Jaguar Land Rover expected to announce big job cuts

Jaguar Land Rover workers assembling the Evoque in Halewood

Jaguar Land Rover says today's cuts are part of company's "Charge and Accelerate" plan, in which the Tata-owned auto maker hopes to realise £2.5 billion ($4.5 billion) in savings over 18 months.

JLR chief executive Ralf Speth said a tidal wave of "unprecedented" challenges to the upmarket vehicle maker meant it was slashing about a tenth of its workforce - the bulk of which are in the United Kingdom - to "protect the future" of the business.

Tata-owned JLR, based in central England, said it will cut 4,500 out of 42,500 jobs, while Ford said it will slash "thousands" of jobs as part of an overhaul that could result in plant closures and the discontinuation of some models.

JLR said demand in China, once one of its strongest countries, fell by 21.6 per cent in 2018, the biggest drop of any of its markets. But sales in China have fallen almost 50% in recent months as cautious Chinese consumers have been holding back on big ticket purchases amid global trade tensions.

JLR, which became Britain's biggest carmaker in 2016, had been on course to build around 1 million vehicles by the turn of the decade, reported a 4.6 percent drop in full-year sales to just under 600,000 vehicles.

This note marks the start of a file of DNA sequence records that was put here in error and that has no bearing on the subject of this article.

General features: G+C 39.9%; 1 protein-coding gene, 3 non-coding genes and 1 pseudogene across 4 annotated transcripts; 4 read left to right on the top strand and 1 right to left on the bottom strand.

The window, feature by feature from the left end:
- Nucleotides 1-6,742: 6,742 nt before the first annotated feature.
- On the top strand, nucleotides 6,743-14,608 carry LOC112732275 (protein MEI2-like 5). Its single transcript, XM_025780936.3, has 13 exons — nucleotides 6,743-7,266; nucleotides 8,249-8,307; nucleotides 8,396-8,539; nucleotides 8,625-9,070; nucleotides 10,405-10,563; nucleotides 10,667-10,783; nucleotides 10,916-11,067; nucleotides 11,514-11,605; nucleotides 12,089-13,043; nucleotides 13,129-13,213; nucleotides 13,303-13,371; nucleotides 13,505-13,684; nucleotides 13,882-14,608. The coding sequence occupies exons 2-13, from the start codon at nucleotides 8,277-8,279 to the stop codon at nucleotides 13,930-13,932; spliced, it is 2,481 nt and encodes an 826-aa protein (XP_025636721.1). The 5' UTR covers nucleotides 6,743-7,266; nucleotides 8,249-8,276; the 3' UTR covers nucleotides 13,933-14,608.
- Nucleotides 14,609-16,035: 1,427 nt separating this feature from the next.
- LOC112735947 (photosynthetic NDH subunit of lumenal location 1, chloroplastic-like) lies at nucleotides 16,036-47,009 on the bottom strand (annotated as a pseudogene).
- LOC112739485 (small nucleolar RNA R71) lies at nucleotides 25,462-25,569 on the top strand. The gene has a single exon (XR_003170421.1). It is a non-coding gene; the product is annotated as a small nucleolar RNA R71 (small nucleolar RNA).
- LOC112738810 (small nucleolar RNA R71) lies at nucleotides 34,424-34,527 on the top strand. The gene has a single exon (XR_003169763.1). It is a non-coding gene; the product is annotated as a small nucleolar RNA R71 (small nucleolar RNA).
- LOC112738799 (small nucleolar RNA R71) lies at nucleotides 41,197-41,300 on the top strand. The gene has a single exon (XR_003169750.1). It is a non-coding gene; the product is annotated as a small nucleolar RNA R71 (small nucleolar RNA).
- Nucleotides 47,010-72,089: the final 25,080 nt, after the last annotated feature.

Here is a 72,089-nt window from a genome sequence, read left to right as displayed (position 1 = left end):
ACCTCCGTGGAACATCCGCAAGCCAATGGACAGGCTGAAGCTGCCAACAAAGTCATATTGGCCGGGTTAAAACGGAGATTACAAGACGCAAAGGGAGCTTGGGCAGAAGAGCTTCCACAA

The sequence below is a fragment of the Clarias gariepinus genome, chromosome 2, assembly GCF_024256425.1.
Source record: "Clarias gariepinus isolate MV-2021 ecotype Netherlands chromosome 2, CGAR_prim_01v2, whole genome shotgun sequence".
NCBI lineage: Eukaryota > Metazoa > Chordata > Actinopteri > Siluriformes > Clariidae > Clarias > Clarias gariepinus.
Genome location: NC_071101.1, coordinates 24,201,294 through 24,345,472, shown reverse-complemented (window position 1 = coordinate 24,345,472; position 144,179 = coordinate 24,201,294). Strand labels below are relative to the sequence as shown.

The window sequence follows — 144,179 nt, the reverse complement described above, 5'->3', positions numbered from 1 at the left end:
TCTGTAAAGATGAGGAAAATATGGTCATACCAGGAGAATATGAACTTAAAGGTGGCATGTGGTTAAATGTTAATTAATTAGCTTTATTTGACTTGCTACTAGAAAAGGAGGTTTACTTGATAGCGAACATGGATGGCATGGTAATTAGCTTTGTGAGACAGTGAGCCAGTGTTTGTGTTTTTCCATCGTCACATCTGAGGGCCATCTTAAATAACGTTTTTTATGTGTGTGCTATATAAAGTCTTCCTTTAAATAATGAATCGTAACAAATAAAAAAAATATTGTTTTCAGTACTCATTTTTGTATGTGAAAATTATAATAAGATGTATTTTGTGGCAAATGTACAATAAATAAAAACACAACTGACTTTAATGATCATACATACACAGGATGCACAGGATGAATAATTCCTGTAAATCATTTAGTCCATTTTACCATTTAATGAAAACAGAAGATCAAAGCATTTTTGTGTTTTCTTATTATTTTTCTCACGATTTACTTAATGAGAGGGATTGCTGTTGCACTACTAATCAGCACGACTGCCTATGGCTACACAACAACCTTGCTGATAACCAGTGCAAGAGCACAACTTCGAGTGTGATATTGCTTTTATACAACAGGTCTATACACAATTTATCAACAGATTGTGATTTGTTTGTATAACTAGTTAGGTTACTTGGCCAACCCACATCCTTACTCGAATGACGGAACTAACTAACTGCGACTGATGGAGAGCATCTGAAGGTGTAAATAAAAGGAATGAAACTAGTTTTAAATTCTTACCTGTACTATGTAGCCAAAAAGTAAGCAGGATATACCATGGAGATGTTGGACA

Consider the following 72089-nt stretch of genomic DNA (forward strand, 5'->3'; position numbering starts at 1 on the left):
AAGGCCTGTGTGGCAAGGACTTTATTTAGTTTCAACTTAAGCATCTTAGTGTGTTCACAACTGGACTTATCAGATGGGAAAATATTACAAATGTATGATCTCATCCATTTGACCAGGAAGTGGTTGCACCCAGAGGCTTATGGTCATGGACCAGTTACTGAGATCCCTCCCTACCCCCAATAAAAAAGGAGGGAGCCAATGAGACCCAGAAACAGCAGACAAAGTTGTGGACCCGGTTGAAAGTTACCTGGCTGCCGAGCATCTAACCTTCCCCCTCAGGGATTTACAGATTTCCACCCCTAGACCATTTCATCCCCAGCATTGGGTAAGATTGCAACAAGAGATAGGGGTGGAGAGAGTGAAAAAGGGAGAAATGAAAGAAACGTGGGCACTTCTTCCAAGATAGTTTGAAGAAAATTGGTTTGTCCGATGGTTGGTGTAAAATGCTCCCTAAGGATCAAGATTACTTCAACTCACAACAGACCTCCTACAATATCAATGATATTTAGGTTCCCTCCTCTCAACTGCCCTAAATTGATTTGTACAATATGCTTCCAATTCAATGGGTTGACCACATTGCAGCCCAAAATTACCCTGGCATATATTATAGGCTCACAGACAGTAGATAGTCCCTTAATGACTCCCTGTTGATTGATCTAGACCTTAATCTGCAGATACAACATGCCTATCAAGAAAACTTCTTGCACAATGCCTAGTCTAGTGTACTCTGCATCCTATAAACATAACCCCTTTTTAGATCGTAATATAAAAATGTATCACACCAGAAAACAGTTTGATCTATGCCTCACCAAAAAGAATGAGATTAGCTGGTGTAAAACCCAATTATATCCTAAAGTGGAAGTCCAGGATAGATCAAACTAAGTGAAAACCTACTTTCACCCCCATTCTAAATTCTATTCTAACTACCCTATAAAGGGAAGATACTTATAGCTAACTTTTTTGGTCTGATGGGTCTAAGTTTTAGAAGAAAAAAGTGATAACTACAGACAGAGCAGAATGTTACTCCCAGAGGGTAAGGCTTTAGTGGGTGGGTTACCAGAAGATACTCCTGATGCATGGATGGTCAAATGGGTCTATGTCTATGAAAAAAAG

"This is not about making the business today more efficient but completely redesigning it", Ford's European president Steve Armstrong told the FT.

Ford lost $245 million in Europe in the third quarter as sales slumped in Turkey and Russian Federation.

Jaguar Land Rover (JLR) is expected to announce plans to cut thousands of jobs as part of a £2.5bn plan to reverse losses.

Electric cars like the Jaguar i Pace aren't cheap to develop
Jaguar Land Rover workers assembling the Evoque in Halewood Electric cars like the Jaguar i Pace aren't cheap to develop

JLR's figures were also dented by the introduction of European emissions standards known as WLTP, which resulted in a fall in demand for diesel cars. It lost 354 million pounds between April and September 2018.

General Motors said in November it would lay off 14,000 factory and white-collar workers in North America and put five plants up for possible closure as it restructures to cut costs and focus more on autonomous and electric technology.

"In smaller vehicles the diesel decline is accelerating". Executives have expressed fears that a no-deal Brexit could cost it as much as £1.2 billion, while Donald Trump's long-mooted tariffs on European vehicle imports could set it back a further £1 billion, JLR having sold a record 114,000 cars in the U.S. a year ago.

He said the scale of the restructuring assumed that Britain would leave the European Union as scheduled on March 29 with a negotiated deal defining trading relations. "If Brexit went in the wrong direction we would have to have another look, to mitigate that", Armstrong said.

"Decisive action will help deliver resilient long-term growth as Jaguar Land Rover implements cost and profit improvements", said CEO Ralf Speth in a written statement.

Britain's business minister Greg Clark said a no-deal Brexit would be a disaster for the firm. "We have to know first what is going on".

"Rolls-Royce belongs to Britain", he said.